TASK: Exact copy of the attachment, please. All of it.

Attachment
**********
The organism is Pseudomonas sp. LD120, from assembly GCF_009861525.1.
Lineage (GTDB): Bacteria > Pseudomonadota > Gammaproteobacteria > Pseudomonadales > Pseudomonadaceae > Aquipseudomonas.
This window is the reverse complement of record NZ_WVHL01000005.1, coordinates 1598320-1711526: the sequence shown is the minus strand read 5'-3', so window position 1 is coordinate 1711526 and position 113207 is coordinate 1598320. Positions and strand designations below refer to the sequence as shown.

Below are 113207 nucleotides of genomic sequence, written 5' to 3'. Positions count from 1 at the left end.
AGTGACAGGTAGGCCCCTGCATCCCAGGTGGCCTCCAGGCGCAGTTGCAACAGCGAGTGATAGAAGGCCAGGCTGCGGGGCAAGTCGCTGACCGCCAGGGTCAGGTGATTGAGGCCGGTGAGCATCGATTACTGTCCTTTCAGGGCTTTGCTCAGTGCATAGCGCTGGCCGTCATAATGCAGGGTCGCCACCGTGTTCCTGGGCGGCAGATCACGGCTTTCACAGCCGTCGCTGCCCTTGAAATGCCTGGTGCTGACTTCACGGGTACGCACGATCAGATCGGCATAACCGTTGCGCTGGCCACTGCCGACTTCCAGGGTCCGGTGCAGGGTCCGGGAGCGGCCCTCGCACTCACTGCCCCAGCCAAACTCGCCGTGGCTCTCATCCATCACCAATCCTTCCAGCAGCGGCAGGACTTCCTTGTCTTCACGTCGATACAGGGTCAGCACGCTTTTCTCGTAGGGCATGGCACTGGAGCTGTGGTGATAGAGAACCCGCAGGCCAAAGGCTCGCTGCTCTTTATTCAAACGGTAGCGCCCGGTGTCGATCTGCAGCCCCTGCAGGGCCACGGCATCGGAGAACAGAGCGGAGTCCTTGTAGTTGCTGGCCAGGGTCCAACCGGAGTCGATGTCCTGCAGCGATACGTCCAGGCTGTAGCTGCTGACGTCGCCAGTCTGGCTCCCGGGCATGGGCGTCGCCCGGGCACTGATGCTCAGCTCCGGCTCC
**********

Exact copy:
The organism is Pseudomonas sp. LD120, from assembly GCF_009861525.1.
Lineage (GTDB): Bacteria > Pseudomonadota > Gammaproteobacteria > Pseudomonadales > Pseudomonadaceae > Aquipseudomonas.
This window is the reverse complement of record NZ_WVHL01000005.1, coordinates 1598320-1711526: the sequence shown is the minus strand read 5'-3', so window position 1 is coordinate 1711526 and position 113207 is coordinate 1598320. Positions and strand designations below refer to the sequence as shown.

Below are 113207 nucleotides of genomic sequence, written 5' to 3'. Positions count from 1 at the left end.
AGTGACAGGTAGGCCCCTGCATCCCAGGTGGCCTCCAGGCGCAGTTGCAACAGCGAGTGATAGAAGGCCAGGCTGCGGGGCAAGTCGCTGACCGCCAGGGTCAGGTGATTGAGGCCGGTGAGCATCGATTACTGTCCTTTCAGGGCTTTGCTCAGTGCATAGCGCTGGCCGTCATAATGCAGGGTCGCCACCGTGTTCCTGGGCGGCAGATCACGGCTTTCACAGCCGTCGCTGCCCTTGAAATGCCTGGTGCTGACTTCACGGGTACGCACGATCAGATCGGCATAACCGTTGCGCTGGCCACTGCCGACTTCCAGGGTCCGGTGCAGGGTCCGGGAGCGGCCCTCGCACTCACTGCCCCAGCCAAACTCGCCGTGGCTCTCATCCATCACCAATCCTTCCAGCAGCGGCAGGACTTCCTTGTCTTCACGTCGATACAGGGTCAGCACGCTTTTCTCGTAGGGCATGGCACTGGAGCTGTGGTGATAGAGAACCCGCAGGCCAAAGGCTCGCTGCTCTTTATTCAAACGGTAGCGCCCGGTGTCGATCTGCAGCCCCTGCAGGGCCACGGCATCGGAGAACAGAGCGGAGTCCTTGTAGTTGCTGGCCAGGGTCCAACCGGAGTCGATGTCCTGCAGCGATACGTCCAGGCTGTAGCTGCTGACGTCGCCAGTCTGGCTCCCGGGCATGGGCGTCGCCCGGGCACTGATGCTCAGCTCCGGCTCC